Knowing how everyone tends to be conscious about saving energy today, chances are you have already switched from light bulbs to LED lights. If you haven’t, you should consider switching all your light bulbs to LEDs. There are many benefits of using LEDs such as reduced energy use, it’s 85% more efficient than incandescent bulbs, it lasts longer. Their biggest disadvantage is the price. The initial outlay is a bit more expensive but it’s an investment that will pay off in a long run. Also, there are ways to manage moderate the financial outlay – here are 5 cost effective ways to convert florescents to LED.
- Go Solar
Now, this particular step requires more investment but in the long run, it ends up saving you quite a lot of money. Solar powered homes are becoming more and more common as the technology is becoming more accessible for individuals use. You do need to make sure the solar panels and the system are maintained properly.
If you have old electronic items rather than storing or throwing them, recycle them. You are probably well aware that you can’t just throw them out in your regular trash. Not only that, you shouldn’t even think of old electronics as trash. There are numerous different ways you can recycle your electronic devices be it a phone or a TV. The most popular way to recycle it is selling it for cash to companies who will either use them, resell them or recycle.
- Become a minimalist
You don’t have to go overboard with minimising everything that you use but you should stop hoarding things especially those that take a lot of space at home and are useful for only one thing – collecting dust. This is especially the case with furniture and other decoration items. You want to keep just enough that it makes your living space attractive and not overdo it. This also gives you more space to move around the home without it being cluttered.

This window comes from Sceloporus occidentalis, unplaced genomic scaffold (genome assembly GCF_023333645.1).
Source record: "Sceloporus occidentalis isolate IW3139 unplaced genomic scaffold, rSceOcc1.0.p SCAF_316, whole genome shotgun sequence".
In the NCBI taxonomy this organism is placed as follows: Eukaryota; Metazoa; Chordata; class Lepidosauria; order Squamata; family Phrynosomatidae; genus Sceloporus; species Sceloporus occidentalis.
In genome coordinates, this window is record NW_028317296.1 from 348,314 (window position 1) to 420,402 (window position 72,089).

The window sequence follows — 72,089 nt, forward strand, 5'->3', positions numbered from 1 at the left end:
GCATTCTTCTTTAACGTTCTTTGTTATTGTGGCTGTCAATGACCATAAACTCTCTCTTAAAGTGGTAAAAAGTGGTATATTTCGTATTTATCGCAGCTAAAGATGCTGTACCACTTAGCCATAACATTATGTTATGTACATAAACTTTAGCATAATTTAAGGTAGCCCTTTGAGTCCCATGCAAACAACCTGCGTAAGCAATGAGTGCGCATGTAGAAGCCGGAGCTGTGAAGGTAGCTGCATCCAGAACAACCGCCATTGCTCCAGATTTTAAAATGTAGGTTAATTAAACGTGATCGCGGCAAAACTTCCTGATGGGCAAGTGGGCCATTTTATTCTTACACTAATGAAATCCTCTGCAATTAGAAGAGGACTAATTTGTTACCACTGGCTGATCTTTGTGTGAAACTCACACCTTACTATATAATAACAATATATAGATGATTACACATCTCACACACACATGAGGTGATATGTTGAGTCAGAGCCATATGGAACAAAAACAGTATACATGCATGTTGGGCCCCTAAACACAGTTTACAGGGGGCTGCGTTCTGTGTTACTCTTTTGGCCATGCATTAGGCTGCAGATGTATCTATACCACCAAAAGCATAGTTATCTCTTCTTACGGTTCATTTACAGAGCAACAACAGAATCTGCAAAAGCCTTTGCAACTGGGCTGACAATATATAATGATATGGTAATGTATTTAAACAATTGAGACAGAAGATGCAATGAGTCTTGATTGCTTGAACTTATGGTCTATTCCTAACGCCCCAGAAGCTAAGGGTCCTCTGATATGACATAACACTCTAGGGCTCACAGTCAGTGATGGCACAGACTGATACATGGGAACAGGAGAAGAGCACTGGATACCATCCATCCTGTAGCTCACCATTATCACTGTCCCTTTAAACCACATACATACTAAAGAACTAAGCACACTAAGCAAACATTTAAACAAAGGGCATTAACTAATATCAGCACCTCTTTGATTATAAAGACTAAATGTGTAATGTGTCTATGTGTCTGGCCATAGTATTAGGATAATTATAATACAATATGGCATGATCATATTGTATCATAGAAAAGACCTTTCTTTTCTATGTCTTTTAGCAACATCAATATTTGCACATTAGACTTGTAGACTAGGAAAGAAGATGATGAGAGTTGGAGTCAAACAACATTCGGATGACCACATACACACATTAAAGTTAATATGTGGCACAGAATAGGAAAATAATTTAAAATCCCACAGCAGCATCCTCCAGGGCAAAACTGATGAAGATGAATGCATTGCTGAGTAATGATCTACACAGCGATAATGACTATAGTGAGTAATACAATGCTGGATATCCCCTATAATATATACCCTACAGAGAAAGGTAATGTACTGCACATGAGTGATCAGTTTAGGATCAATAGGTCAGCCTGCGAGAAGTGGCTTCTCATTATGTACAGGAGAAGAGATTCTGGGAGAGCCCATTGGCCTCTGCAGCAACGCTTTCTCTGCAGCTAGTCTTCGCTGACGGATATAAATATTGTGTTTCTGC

Store bought cleaning supplies have numerous dangerous chemicals while also produce a lot of waste. Why use them, when you can easily make your own cleaning supply? All you need is baking soda and white vinegar, mix them together and you can clean the toughest of stains on tiles or smudges on windows. This a very good and natural alternative.
- Reduce paper waste
Going digital is a wonderful way to reduce the use of paper and the waste. Rather than letters, send e-mails. You no longer need a notepad to take notes, you can easily do it on your phone and if you need to leave it for someone, just text them.
- Use appliances that are Energy Star certified
You want to make sure that the appliances and electronic devices you use are certified by energy star. This ensures that the devices don’t over consume energy and are certified to last longer while also provide safety from fire to users.
Making your home environment-friendly isn’t science fiction.
You just need to take simple steps and get yourself into a habit to live more sustainable.
The process will not only end up saving you money but also make your lifestyle more meaningful.
Thank you to Abigail Smith from Compare & Recycle, a mobile phone recycling comparison site that provides visitors with the best deal for their old phones and gadgets, for providing this guest blog.